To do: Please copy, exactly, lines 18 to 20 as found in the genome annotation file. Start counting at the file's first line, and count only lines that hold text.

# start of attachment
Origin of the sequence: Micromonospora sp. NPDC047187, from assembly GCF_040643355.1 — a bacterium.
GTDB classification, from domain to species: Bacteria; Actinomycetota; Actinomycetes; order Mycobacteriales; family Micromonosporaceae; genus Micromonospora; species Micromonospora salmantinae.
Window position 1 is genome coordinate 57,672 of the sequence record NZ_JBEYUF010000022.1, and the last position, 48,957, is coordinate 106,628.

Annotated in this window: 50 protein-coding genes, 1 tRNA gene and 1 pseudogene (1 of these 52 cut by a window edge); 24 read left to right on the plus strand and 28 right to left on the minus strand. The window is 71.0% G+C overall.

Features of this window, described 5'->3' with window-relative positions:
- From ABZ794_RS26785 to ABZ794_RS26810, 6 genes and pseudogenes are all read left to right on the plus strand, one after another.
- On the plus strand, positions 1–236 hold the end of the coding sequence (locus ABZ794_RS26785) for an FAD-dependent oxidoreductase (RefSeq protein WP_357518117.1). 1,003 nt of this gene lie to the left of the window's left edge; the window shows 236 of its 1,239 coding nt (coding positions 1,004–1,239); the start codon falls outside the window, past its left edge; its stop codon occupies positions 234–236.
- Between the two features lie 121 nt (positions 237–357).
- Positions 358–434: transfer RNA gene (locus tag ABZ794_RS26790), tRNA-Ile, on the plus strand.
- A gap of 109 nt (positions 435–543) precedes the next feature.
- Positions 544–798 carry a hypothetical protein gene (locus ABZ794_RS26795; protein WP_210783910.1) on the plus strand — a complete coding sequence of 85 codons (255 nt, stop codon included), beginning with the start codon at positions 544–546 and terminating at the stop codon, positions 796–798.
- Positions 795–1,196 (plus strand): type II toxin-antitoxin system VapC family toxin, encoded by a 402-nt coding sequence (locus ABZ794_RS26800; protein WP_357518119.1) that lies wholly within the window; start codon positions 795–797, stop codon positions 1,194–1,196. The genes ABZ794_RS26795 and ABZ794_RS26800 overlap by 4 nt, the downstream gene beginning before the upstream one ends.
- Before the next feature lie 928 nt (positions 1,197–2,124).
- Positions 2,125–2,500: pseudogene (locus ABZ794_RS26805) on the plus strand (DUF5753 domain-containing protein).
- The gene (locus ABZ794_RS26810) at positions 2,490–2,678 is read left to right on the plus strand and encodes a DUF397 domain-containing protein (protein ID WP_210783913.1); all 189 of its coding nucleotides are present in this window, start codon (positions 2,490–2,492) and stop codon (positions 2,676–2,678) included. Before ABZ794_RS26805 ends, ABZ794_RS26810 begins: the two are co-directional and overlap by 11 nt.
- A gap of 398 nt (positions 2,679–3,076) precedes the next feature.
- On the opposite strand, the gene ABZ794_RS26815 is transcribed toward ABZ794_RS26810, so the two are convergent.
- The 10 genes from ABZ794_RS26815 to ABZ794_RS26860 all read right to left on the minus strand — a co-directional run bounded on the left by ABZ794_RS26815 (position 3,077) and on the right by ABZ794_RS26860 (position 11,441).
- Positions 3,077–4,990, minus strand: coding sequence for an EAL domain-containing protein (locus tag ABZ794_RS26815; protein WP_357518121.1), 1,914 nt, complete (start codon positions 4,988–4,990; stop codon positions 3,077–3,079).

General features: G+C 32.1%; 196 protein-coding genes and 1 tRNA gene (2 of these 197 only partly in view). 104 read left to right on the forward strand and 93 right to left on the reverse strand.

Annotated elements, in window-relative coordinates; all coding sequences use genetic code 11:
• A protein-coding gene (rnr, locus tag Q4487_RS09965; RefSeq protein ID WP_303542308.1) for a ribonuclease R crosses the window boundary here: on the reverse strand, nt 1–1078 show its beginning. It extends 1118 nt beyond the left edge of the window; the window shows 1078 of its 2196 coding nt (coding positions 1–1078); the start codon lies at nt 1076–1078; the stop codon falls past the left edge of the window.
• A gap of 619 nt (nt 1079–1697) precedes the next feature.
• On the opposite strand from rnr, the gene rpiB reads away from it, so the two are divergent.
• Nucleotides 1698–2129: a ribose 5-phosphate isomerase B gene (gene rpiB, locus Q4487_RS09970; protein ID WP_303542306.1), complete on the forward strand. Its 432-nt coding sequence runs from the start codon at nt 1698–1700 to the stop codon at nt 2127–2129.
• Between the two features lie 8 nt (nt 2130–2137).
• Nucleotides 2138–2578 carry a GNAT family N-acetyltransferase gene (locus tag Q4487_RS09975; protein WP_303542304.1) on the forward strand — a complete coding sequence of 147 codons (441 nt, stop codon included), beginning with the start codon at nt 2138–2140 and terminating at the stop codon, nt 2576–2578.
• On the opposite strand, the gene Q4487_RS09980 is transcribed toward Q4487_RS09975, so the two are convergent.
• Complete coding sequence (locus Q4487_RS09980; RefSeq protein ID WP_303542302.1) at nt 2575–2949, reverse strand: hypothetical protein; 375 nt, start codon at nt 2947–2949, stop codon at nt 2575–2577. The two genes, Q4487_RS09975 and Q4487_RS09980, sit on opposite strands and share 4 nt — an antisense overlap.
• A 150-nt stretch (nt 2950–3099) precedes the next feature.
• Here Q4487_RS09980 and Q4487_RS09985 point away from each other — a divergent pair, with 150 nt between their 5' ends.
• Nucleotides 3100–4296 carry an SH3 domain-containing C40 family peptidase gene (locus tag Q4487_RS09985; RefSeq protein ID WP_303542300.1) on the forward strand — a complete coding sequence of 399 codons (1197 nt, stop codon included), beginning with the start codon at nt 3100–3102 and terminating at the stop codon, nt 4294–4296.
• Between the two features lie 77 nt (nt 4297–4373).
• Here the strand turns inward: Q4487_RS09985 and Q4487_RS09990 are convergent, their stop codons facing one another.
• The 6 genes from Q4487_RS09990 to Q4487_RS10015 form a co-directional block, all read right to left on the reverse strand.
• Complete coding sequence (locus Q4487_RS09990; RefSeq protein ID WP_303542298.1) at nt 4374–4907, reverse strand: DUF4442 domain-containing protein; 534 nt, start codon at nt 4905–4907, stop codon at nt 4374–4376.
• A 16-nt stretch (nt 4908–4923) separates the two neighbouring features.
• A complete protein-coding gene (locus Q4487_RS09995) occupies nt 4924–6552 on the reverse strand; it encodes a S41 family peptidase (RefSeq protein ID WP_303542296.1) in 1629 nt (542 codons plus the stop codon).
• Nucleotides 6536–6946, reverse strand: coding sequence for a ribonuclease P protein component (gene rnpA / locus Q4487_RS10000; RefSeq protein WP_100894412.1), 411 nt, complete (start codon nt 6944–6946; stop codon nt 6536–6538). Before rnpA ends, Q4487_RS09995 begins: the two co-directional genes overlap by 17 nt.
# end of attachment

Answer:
- The 10 genes from ABZ794_RS26815 to ABZ794_RS26860 all read right to left on the minus strand — a co-directional run bounded on the left by ABZ794_RS26815 (position 3,077) and on the right by ABZ794_RS26860 (position 11,441).
- Positions 3,077–4,990, minus strand: coding sequence for an EAL domain-containing protein (locus tag ABZ794_RS26815; protein WP_357518121.1), 1,914 nt, complete (start codon positions 4,988–4,990; stop codon positions 3,077–3,079).

General features: G+C 32.1%; 196 protein-coding genes and 1 tRNA gene (2 of these 197 only partly in view). 104 read left to right on the forward strand and 93 right to left on the reverse strand.